January 25, 2021

According to a 2020 survey from the World Federation of Advertisers, almost 89 per cent of the major multinational companies put their advertising campaigns on hold last year. In addition, 52 per cent of the marketers at these MNCs had slashed their marketing budgets. Some even held back on ad spending for a minimum of six months. Coca-Cola, in particular, expressed scepticism over the ROI on marketing spend and redeployed its ground sales staff to merchandising. Experts predict that the U.S. advertising industry may lose up to US$26 billion this year.

Most companies during an economic downturn will immediately cut their PR and marketing budget to save costs, but where there is a crisis, there is also opportunity. The most seasoned leaders who have weathered many storms will tell you to make strategic investments now in preparation for a full recovery in the future. During the 2008 financial crisis, Reckitt Benckiser (the world’s leading consumer health and hygiene company) launched a compelling marketing campaign aimed at persuading its consumers to continue purchasing its products despite the recession. Eventually, they grew their profits by 14 per cent while their competitors faced losses of 10 per cent or more.

In a pandemic-induced economic slump, there are still several ways that companies can effectively promote their brand to consumers like purpose-driven marketing—where brands connect with people based on causes they both support. Or you can pause and listen to your customers first to find out their needs before marketing your next product. It’s time to rethink your engagement across various platforms and communicate with compassion and attentiveness. Put the customer’s experience first. It isn’t about what you can do for them but about understanding what they need and how you can create value that is unexpected.

Be Empathetic

Savvy and discerning customers do not need to hear platitudes such as “we are in this together.” Companies should focus their marketing and PR efforts into reinforcing existing relationships, solidifying connections and being empathetic. Replace the usual sales-driven content with messages that are personal, relatable and meaningful. Once you’re able to connect emotionally with your audience, there is a chance to attract top of the funnel leads. An example of a successful marketing campaign in 2020 was Reebok’s ‘25,915 Days’ to live, which demonstrated how true emotional connections are the most powerful way to attract an audience. Reebok’s campaign was not only inspiring, but it also reminded people to live life to the fullest and to treasure every moment. Instead of driving sales, create a campaign that focuses on storytelling rather than the product itself.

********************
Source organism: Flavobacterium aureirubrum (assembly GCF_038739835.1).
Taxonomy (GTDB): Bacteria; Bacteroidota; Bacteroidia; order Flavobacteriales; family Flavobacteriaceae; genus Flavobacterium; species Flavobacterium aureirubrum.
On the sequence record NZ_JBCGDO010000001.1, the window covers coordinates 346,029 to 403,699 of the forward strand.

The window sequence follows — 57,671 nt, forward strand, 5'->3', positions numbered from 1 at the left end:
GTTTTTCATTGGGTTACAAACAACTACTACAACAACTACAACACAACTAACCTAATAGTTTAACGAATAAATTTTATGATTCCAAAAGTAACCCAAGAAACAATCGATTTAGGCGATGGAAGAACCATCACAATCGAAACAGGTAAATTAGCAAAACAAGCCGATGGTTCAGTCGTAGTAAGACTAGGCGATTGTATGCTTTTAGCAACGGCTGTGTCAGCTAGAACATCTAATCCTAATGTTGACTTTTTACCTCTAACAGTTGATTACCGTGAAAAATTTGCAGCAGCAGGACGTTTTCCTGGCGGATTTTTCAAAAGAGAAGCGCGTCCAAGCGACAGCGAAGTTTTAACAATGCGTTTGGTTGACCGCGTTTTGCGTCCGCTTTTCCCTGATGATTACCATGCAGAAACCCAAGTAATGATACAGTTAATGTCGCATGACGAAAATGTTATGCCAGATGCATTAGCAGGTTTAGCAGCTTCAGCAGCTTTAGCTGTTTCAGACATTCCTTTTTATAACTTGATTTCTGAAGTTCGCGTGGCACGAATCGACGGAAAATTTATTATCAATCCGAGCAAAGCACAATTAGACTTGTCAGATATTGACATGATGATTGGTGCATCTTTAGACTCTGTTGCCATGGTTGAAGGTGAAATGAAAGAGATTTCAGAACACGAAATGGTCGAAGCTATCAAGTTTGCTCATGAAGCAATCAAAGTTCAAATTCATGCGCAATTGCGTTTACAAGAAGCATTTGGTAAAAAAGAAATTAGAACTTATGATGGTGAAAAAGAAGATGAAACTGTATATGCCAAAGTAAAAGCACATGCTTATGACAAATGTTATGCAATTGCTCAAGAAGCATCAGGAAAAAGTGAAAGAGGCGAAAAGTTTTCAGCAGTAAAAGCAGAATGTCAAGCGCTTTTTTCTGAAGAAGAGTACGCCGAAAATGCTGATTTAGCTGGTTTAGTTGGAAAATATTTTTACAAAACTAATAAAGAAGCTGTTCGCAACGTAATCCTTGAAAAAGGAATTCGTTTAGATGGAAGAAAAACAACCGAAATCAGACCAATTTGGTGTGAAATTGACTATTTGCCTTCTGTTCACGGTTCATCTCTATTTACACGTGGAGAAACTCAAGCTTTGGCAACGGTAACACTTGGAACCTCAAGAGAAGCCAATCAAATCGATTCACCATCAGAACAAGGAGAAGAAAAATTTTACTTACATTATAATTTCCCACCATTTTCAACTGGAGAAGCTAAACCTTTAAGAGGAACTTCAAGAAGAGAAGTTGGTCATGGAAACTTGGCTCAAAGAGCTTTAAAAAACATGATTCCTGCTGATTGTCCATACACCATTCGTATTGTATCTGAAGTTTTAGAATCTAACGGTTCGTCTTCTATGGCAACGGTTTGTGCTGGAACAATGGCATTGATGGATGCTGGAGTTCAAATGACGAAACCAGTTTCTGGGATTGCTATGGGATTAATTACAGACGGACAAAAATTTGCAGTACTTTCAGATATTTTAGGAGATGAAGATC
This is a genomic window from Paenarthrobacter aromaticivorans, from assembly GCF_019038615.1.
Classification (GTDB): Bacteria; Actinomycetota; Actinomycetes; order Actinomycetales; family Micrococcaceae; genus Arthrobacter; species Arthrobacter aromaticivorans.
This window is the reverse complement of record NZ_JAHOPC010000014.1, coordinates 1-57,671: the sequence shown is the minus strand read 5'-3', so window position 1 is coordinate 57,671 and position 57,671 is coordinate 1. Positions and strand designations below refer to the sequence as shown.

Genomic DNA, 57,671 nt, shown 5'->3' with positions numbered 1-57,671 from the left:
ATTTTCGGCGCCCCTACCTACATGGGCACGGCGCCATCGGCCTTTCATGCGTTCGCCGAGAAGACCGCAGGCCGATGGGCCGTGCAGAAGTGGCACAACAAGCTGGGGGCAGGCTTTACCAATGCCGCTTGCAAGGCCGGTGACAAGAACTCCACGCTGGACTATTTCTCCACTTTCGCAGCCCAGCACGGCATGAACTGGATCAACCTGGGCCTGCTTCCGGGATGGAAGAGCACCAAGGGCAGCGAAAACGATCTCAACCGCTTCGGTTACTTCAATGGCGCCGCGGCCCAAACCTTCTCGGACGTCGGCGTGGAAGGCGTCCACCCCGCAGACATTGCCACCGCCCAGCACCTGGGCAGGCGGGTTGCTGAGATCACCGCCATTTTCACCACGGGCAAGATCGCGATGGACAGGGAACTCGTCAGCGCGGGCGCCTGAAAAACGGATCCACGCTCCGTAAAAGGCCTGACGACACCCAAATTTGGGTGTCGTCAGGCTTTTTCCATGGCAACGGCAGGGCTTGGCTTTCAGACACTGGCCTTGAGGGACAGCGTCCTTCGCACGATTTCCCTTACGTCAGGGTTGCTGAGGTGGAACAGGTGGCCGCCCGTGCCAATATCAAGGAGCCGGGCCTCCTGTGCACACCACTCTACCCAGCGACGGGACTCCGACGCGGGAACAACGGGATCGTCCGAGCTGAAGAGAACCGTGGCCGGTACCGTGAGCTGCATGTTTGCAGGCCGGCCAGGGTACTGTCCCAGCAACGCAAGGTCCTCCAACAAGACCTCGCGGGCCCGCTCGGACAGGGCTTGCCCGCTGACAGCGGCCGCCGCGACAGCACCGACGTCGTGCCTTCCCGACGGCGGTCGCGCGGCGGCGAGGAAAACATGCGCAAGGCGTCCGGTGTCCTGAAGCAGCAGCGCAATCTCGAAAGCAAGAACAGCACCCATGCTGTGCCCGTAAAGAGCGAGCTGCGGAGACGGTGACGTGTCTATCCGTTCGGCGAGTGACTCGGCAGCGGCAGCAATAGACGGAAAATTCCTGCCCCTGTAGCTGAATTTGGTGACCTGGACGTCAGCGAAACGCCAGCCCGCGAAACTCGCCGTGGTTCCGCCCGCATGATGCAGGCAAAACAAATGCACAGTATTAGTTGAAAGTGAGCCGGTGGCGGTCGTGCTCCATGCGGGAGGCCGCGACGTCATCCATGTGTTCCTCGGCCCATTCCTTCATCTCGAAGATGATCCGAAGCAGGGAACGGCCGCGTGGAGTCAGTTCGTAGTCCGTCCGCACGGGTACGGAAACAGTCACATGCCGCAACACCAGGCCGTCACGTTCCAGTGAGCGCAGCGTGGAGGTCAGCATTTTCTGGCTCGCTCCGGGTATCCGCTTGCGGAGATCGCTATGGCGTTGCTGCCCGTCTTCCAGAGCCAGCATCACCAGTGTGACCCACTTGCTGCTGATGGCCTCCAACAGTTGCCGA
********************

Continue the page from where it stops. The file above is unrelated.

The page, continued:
More compelling content

Gone are the days of cold calling or a one-size-fits-all strategy for social media platforms and EDMs. Customers want a brand that is human, personal and approachable. Moreover, we live in a time of short attention spans, so the right communications are more critical than ever to enhance your business. Last year, when Burger King announced that they had removed artificial preservatives from their Whopper burger, they released a video to show how much mould grew on the Whopper over a 34-day period. Albeit controversial (apparently McDonald’s burgers don’t decompose), this rather grotesque campaign helped to generate massive publicity and amplified their message that they were free from artificial preservatives. While the ad may not directly translate to more burger sales, the fundamental message shows the fast-food giant’s commitment to “natural” and real food. Bottom line: don’t be afraid to be unconventional.

Have a relatable public message

Apart from humanistic marketing, public relations is also vital for building rapport with customers and establishing strong brand recognition. Consider this: if a potential customer reads a positive story in the media about a brand, the chances of them purchasing the product are much higher. Getting reputable media coverage can heighten credibility and reach out to more of your target audience. Apple is the perfect example of effective PR brand intervention. Their Creativity Goes On campaign served as a reminder to people to remain positive, as they shared the tools they needed to stay connected with each other. The campaign, which attracted a huge amount of media attention, included showcasing creative projects on Apple at Home and also updating Siri so that she could answer queries about the pandemic. When the J. Paul Getty Museum was forced to close its doors due to the coronavirus, they started the Getty Museum Challenge and created an Animal Crossing Art Generator that allowed users to build an art museum in the game. These innovative moves paid off, resulting in higher levels of engagement.